LONDON — Germany’s outgoing Finance Minister Wolfgang Schaeuble
warned that spiralling levels of debt, as well as the growth of
liquidity across the world, risk creating a new financial crisis.
Speaking to the Financial Times as he leaves his long-held post
at Germany’s finance ministry and becomes
the Speaker of the Bundestag, Schaeuble said that his
view is shared by economists around the world.
“Economists all over the world are concerned about the increased
risks arising from the accumulation of more and more liquidity
and the growth of public and private debt. I myself am concerned
about this, too,” Schaeuble said.
Schaeuble — who is renowned and often disliked across Europe for
being hugely critical of the European Central Bank’s hyper loose
monetary policy since the financial crisis — also said that the
financial world is in danger of “encouraging new bubbles to
form” thanks to the cash injections into the markets
overseen by central banks like the ECB and the Fed.
The comments echo those made by International Monetary Fund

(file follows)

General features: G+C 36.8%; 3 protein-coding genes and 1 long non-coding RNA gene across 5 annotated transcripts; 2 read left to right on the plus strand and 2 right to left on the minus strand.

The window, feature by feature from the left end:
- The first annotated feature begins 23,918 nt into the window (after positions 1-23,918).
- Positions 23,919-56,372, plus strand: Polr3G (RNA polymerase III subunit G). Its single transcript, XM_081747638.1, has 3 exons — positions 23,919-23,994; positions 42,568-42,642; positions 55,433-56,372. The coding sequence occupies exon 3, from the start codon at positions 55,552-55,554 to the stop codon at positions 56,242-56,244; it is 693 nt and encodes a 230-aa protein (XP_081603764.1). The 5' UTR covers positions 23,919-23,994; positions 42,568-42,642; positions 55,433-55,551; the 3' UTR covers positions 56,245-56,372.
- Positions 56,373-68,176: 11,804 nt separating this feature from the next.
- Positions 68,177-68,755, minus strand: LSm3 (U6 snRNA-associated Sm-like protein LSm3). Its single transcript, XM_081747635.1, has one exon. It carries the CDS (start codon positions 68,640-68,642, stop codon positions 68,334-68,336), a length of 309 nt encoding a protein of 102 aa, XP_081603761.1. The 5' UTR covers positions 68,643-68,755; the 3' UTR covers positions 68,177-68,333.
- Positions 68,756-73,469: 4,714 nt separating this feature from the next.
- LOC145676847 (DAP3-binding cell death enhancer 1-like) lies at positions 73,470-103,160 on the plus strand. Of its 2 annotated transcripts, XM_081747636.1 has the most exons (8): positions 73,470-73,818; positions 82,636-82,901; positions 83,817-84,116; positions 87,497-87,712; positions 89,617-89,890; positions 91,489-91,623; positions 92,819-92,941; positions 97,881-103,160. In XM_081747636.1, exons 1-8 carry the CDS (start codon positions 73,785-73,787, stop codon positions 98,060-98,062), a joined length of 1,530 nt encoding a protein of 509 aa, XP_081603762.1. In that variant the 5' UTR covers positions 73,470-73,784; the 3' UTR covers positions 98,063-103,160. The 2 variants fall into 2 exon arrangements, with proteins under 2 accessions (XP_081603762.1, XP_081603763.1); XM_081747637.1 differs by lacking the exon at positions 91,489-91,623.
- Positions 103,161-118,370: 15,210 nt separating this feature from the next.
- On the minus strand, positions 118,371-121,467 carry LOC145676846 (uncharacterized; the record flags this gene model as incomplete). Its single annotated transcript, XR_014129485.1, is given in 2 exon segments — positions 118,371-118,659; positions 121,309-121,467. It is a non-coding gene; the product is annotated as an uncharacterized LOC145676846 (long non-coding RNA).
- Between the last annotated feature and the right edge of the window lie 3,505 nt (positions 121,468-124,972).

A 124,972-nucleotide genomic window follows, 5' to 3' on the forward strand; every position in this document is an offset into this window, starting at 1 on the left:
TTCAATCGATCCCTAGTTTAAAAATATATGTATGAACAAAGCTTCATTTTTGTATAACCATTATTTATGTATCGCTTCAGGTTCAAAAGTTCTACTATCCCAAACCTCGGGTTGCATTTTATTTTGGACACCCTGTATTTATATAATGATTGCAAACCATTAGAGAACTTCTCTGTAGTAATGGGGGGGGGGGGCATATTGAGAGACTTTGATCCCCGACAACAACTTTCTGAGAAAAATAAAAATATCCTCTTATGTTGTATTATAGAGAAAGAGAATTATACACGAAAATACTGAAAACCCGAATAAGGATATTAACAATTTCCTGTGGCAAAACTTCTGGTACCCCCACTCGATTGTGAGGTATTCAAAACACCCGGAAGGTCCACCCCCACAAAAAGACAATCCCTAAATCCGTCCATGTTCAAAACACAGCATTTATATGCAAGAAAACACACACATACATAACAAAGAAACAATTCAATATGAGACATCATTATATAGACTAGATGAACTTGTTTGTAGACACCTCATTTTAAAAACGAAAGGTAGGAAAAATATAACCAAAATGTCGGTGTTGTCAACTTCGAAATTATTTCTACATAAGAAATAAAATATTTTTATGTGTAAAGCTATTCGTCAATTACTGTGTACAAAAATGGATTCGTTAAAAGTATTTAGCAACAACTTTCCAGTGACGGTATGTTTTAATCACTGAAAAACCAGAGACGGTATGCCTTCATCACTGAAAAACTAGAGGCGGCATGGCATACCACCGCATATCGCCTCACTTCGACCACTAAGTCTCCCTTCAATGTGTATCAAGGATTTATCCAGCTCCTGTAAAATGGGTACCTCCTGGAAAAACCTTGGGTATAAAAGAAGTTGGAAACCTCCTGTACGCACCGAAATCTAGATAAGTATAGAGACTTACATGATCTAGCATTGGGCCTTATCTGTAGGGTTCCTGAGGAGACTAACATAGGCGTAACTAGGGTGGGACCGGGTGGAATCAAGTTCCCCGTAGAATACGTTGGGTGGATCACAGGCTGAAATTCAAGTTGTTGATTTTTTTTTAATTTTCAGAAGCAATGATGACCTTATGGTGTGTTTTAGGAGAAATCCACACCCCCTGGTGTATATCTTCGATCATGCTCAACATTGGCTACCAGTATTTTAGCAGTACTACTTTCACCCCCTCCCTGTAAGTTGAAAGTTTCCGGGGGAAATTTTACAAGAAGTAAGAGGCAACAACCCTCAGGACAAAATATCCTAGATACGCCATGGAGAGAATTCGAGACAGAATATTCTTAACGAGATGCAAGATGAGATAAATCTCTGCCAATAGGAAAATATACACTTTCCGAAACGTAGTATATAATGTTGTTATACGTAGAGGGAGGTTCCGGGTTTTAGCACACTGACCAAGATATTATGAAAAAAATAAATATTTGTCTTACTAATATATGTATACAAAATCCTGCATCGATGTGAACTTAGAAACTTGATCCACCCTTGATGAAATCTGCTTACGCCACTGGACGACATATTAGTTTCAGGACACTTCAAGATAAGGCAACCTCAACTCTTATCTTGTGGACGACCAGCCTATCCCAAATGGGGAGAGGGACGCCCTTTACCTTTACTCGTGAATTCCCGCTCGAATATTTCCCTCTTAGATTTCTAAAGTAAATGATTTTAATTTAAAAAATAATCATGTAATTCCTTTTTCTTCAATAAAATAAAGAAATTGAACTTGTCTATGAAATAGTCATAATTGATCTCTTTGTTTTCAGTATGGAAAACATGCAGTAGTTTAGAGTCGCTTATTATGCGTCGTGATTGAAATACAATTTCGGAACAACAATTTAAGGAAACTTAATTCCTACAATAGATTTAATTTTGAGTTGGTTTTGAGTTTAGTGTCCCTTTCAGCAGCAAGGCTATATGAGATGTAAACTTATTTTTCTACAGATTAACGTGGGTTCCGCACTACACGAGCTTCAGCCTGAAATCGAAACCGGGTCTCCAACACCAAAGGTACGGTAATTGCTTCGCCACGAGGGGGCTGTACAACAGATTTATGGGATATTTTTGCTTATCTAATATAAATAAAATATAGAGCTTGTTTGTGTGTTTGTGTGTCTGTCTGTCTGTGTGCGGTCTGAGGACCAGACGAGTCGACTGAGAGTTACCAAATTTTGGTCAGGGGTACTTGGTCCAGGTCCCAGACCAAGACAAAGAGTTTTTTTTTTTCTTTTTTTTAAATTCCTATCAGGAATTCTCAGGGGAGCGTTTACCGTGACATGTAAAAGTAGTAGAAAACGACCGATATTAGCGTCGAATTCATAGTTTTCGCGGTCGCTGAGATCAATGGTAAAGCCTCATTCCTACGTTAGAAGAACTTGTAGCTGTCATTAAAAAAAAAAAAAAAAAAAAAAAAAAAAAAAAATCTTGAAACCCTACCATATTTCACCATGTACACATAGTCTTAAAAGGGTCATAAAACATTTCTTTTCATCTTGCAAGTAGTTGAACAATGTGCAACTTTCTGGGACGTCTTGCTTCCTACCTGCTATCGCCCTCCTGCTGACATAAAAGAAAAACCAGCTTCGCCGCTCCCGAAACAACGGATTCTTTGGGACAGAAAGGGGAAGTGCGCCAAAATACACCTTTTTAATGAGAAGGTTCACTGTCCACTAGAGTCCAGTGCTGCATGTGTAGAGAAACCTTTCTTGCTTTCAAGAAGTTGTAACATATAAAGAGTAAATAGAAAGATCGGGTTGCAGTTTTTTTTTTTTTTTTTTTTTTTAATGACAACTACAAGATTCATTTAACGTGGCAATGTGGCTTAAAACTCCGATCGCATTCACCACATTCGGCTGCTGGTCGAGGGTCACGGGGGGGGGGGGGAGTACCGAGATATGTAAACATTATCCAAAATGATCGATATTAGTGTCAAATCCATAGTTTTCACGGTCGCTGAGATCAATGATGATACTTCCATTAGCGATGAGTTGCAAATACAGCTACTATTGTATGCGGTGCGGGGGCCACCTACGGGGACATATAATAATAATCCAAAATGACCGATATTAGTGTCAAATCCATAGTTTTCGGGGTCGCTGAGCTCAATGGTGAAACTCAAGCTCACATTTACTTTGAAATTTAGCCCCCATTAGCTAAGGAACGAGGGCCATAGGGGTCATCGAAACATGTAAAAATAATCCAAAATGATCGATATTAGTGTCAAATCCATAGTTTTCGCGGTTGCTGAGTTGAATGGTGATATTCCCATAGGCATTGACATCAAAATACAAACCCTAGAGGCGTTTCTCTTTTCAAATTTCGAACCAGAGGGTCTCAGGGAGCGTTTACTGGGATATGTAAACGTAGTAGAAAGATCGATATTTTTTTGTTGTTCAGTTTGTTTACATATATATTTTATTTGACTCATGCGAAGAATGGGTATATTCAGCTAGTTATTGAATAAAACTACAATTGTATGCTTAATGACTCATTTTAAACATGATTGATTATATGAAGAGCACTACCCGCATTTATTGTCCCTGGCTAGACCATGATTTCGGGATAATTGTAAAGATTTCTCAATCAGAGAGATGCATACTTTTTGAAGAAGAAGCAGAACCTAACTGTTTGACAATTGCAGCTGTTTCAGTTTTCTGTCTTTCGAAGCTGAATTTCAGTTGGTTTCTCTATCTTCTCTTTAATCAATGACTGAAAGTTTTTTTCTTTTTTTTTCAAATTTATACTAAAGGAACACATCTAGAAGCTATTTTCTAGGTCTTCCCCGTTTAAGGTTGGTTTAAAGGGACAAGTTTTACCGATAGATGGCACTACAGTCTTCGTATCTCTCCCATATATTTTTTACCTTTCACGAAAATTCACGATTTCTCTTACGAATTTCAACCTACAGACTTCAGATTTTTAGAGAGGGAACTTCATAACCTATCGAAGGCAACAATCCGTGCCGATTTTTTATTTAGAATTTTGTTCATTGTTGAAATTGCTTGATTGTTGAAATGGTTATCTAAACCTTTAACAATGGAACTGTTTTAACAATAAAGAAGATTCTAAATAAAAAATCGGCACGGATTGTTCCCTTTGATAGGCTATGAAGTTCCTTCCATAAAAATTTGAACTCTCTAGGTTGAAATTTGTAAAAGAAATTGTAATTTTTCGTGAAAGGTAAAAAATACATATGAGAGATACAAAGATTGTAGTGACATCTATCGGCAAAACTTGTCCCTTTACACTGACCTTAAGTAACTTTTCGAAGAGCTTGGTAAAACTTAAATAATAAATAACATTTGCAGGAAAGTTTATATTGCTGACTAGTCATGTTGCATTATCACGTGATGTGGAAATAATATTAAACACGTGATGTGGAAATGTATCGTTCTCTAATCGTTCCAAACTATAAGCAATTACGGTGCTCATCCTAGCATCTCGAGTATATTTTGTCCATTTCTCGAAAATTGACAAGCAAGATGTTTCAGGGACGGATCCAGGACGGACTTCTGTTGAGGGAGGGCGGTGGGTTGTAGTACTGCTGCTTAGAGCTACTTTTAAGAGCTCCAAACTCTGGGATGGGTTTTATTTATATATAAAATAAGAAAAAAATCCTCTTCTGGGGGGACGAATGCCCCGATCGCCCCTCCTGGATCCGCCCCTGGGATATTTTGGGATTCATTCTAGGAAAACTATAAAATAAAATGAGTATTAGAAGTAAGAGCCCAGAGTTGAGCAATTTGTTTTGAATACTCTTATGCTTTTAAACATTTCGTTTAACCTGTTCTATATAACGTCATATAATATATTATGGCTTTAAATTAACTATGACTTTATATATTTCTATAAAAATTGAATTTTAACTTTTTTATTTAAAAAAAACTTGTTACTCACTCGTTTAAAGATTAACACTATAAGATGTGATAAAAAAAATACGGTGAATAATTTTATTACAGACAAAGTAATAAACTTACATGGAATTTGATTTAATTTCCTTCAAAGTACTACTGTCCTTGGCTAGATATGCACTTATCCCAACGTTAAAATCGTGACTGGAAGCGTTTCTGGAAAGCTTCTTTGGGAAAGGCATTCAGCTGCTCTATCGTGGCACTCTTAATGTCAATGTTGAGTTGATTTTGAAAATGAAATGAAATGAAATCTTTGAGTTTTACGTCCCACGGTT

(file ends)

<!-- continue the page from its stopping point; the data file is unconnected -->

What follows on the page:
Managing Director Christine Lagarde last week, who said that
there are “threats on the horizon” for the global economy, which
are largely associated with rising debt, despite the fact that
“we are seeing some sun break through,” when it comes to a global
economic recovery taking root.
“There are threats on the horizon: from high levels of debt
in many countries, to rapid credit expansion in China, to
excessive risk-taking in financial markets,”
Lagarde said in a speech at Harvard University.
Earlier this year, an IMF report warned that China’s huge debt
pile could be the trigger for the next financial crisis as
borrowing reaches unsustainable levels.
“International experience suggests that China’s credit growth is
on a dangerous trajectory, with increasing risks of a disruptive
adjustment or a marked growth slowdown,” the report said.
As well as opposing loose monetary policy, Schaeuble is
well-known for heavily favouring fiscally responsible policies
and defended those beliefs, saying that austerity is “strictly
speaking, an Anglo-Saxon way of describing a solid financial
policy which doesn’t necessarily see more, or higher deficits as
a good thing.”
Rising debt could trigger the next financial crisis, Germany’s finance minister warns – Business Insider